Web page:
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firearm safety, gun violence, nurse education, preventable death, safe gun storage



  1. Sheppard, Kimberly Smith BSN, RN
  2. Hall, Kathryn MS, RN, ANP-BC, NE-BC
  3. Carney, Julia MS
  4. Griffith, Catherine PhD, RN
  5. Rudolph, Meaghan MS, RN, PMHCNS-BC
  6. Zelinsky, Megan MPA, MSW
  7. Gettings, Elise MPH, BSN, RN


Purpose: This study sought to evaluate nurses' knowledge and comfort with assessing inpatients' access to firearms and providing education on firearm safety and storage. Facilitators and barriers to such assessment, as well as best methods for educating nurses and patients on firearm safety and storage, were also explored.


Methods: Nurses from a general medical unit and a psychiatric unit at a large urban hospital were invited to complete a 22-question online survey. Descriptive statistics were computed to analyze survey responses for each unit.


Results: Forty-two nurses-21 from each unit-participated. More than 50% of nurses on each unit were unfamiliar with state law on safe gun storage, and none had prior training in educating others on firearm safety and storage. Compared with nurses on the psychiatric unit, those on the general medical unit were less comfortable asking patients about firearm access and safe gun storage. Several facilitators and barriers to assessment emerged. Facilitators identified by similar numbers of nurses on each unit included receiving relevant education and having educational information available for patients. Nurses on both units also endorsed having a safety protocol and a documentation policy in place. Barriers identified by similar numbers of nurses on each unit included lack of adequate knowledge about firearm safety and lack of patient educational materials. More medical unit than psychiatric unit nurses also named lack of time and not knowing what to do with collected information. More than 80% of nurses on each unit reported that they would feel comfortable providing patients with information on safe firearm storage if it were available; a pamphlet was endorsed most often as the best method. A one-hour class involving the security department and other disciplines was the top endorsed nurse learning strategy.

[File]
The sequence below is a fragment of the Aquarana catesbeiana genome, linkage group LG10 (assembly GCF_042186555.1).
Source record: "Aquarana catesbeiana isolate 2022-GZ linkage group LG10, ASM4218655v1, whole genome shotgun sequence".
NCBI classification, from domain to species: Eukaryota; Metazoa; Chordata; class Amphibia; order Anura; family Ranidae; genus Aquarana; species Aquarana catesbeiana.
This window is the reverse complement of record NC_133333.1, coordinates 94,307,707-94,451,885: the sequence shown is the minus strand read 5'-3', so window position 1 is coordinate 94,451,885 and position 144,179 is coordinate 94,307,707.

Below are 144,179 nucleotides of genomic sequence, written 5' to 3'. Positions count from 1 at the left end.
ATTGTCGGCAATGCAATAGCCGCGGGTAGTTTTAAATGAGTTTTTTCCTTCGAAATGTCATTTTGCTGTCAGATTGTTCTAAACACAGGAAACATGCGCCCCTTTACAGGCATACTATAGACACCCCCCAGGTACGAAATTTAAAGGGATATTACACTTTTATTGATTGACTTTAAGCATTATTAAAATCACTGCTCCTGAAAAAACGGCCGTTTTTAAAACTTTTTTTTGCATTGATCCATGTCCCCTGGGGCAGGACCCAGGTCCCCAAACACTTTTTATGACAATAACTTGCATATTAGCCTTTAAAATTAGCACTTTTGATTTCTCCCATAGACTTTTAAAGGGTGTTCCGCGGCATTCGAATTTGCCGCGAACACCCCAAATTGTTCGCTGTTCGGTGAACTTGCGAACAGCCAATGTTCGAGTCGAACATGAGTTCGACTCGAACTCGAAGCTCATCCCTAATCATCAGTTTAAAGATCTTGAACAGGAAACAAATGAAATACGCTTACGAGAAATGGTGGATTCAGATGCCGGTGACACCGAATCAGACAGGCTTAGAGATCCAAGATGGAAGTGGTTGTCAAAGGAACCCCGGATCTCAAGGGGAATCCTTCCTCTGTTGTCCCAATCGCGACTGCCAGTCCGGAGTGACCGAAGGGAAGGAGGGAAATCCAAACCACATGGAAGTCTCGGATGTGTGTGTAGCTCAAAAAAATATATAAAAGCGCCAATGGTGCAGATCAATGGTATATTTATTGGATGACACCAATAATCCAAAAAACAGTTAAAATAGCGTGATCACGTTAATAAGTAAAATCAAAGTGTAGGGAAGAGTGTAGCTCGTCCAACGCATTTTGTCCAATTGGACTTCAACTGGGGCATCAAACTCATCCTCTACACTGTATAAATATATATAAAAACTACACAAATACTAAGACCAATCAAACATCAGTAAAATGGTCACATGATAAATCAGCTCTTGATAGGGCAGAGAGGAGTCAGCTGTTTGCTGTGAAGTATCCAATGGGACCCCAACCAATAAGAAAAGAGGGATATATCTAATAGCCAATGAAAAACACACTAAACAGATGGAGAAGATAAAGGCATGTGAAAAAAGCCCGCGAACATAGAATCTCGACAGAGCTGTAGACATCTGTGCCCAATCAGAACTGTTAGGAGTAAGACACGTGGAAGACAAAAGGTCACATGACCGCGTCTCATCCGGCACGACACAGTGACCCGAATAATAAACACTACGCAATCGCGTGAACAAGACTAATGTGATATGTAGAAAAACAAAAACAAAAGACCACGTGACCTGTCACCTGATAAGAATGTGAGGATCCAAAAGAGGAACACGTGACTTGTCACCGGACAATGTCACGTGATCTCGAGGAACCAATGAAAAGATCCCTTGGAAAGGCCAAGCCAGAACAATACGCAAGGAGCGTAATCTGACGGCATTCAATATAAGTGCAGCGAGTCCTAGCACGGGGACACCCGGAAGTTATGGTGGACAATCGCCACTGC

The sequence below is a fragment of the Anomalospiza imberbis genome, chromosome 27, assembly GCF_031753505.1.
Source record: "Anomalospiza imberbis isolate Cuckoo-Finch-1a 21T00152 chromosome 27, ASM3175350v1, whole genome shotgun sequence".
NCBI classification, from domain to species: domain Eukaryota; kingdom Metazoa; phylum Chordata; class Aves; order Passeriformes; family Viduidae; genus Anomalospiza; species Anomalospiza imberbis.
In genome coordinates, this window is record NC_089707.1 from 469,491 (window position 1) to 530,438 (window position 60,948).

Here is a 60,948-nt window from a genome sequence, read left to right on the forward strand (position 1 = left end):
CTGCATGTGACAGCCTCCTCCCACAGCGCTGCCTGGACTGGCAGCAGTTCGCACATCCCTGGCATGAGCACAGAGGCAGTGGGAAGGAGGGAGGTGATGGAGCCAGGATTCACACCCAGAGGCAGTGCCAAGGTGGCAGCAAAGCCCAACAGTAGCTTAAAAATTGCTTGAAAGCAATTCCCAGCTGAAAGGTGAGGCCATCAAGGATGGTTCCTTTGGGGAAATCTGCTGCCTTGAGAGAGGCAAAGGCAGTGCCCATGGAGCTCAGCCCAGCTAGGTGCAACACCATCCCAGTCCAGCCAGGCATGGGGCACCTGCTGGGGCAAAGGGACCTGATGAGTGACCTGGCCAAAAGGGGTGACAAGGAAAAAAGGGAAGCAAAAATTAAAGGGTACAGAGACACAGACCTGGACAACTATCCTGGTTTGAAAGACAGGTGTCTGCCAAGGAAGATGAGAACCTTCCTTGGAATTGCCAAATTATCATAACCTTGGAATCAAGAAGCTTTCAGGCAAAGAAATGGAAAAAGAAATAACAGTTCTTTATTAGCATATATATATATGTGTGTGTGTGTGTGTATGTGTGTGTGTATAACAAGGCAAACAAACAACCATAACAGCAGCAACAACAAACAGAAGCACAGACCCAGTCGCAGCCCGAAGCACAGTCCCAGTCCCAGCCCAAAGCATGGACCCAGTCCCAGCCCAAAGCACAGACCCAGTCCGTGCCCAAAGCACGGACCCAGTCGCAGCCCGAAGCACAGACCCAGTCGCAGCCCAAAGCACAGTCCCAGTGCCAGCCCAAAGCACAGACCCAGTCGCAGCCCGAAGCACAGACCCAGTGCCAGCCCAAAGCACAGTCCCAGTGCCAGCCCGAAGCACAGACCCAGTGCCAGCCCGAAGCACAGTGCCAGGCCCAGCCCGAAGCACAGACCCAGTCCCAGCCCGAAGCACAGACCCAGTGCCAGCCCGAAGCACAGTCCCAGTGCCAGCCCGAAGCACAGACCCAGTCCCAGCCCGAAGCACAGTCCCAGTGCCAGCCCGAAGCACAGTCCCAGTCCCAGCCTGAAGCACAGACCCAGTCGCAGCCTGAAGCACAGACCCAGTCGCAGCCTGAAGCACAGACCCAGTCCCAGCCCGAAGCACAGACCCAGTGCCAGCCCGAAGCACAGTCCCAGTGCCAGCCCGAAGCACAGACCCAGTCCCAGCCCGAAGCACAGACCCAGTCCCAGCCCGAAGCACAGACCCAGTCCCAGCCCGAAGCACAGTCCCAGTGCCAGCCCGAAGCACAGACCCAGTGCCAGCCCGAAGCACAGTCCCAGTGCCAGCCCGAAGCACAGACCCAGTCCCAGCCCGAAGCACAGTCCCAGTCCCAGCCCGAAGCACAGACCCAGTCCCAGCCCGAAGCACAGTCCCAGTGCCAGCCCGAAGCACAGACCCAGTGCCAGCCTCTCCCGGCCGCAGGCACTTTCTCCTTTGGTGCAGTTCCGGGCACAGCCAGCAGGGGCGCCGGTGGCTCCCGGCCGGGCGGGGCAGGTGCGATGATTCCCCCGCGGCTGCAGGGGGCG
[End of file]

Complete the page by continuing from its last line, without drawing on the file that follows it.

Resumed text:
Conclusions: Findings from this study highlighted several factors, including nursing specialty, that may influence inpatient assessment of firearm access and safe gun storage. These results can help inform hospital policies and nursing education initiatives aimed at improving safe gun storage practices among patients and the general public.